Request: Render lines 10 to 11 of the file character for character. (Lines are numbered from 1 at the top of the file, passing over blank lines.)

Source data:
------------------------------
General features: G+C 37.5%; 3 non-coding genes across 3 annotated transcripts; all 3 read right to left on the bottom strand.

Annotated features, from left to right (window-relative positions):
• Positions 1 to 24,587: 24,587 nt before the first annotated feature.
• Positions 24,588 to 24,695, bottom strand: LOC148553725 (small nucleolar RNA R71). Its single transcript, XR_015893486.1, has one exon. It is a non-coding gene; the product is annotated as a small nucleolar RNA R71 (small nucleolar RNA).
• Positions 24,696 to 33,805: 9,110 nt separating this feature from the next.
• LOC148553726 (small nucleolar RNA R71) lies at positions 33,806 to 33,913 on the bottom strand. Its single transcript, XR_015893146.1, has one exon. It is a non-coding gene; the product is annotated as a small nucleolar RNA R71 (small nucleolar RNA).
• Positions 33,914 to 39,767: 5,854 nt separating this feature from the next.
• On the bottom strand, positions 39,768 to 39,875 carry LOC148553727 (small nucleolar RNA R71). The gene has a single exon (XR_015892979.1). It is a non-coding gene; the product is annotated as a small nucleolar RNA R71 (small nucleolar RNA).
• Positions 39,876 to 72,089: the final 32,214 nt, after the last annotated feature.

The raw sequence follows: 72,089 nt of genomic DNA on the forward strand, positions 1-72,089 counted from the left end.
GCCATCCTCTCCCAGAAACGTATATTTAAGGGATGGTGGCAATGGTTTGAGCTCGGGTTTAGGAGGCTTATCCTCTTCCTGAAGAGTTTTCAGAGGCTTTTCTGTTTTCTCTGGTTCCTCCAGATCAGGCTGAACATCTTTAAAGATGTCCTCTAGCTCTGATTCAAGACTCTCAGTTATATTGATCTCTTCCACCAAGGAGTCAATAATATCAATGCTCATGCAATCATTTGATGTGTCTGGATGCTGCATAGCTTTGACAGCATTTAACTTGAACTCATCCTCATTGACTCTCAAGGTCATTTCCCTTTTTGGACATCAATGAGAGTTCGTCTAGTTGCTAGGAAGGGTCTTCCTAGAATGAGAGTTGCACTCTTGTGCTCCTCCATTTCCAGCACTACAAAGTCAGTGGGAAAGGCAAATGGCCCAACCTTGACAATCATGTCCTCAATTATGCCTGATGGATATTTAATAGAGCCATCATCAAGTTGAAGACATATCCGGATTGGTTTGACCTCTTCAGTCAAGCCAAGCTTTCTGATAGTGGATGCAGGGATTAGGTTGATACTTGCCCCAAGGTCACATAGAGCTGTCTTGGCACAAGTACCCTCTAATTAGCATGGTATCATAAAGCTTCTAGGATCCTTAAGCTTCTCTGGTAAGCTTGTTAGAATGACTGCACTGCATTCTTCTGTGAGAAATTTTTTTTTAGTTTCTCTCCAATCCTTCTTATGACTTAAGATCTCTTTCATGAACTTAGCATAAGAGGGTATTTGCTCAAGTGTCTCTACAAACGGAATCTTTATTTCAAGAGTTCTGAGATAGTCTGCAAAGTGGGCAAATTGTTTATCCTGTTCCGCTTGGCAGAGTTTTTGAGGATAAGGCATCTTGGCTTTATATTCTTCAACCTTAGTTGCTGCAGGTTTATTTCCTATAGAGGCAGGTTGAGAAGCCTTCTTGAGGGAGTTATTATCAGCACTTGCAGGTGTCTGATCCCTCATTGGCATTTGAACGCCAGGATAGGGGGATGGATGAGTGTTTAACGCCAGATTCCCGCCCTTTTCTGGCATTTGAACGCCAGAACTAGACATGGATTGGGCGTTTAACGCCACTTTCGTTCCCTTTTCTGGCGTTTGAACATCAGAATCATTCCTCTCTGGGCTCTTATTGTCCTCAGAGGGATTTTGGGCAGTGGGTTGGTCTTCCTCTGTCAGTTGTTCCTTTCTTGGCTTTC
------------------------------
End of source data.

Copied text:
The raw sequence follows: 72,089 nt of genomic DNA on the forward strand, positions 1-72,089 counted from the left end.
GCCATCCTCTCCCAGAAACGTATATTTAAGGGATGGTGGCAATGGTTTGAGCTCGGGTTTAGGAGGCTTATCCTCTTCCTGAAGAGTTTTCAGAGGCTTTTCTGTTTTCTCTGGTTCCTCCAGATCAGGCTGAACATCTTTAAAGATGTCCTCTAGCTCTGATTCAAGACTCTCAGTTATATTGATCTCTTCCACCAAGGAGTCAATAATATCAATGCTCATGCAATCATTTGATGTGTCTGGATGCTGCATAGCTTTGACAGCATTTAACTTGAACTCATCCTCATTGACTCTCAAGGTCATTTCCCTTTTTGGACATCAATGAGAGTTCGTCTAGTTGCTAGGAAGGGTCTTCCTAGAATGAGAGTTGCACTCTTGTGCTCCTCCATTTCCAGCACTACAAAGTCAGTGGGAAAGGCAAATGGCCCAACCTTGACAATCATGTCCTCAATTATGCCTGATGGATATTTAATAGAGCCATCATCAAGTTGAAGACATATCCGGATTGGTTTGACCTCTTCAGTCAAGCCAAGCTTTCTGATAGTGGATGCAGGGATTAGGTTGATACTTGCCCCAAGGTCACATAGAGCTGTCTTGGCACAAGTACCCTCTAATTAGCATGGTATCATAAAGCTTCTAGGATCCTTAAGCTTCTCTGGTAAGCTTGTTAGAATGACTGCACTGCATTCTTCTGTGAGAAATTTTTTTTTAGTTTCTCTCCAATCCTTCTTATGACTTAAGATCTCTTTCATGAACTTAGCATAAGAGGGTATTTGCTCAAGTGTCTCTACAAACGGAATCTTTATTTCAAGAGTTCTGAGATAGTCTGCAAAGTGGGCAAATTGTTTATCCTGTTCCGCTTGGCAGAGTTTTTGAGGATAAGGCATCTTGGCTTTATATTCTTCAACCTTAGTTGCTGCAGGTTTATTTCCTATAGAGGCAGGTTGAGAAGCCTTCTTGAGGGAGTTATTATCAGCACTTGCAGGTGTCTGATCCCTCATTGGCATTTGAACGCCAGGATAGGGGGATGGATGAGTGTTTAACGCCAGATTCCCGCCCTTTTCTGGCATTTGAACGCCAGAACTAGACATGGATTGGGCGTTTAACGCCACTTTCGTTCCCTTTTCTGGCGTTTGAACATCAGAATCATTCCTCTCTGGGCTCTTATTGTCCTCAGAGGGATTTTGGGCAGTGGGTTGGTCTTCCTCTGTCAGTTGTTCCTTTCTTGGCTTTC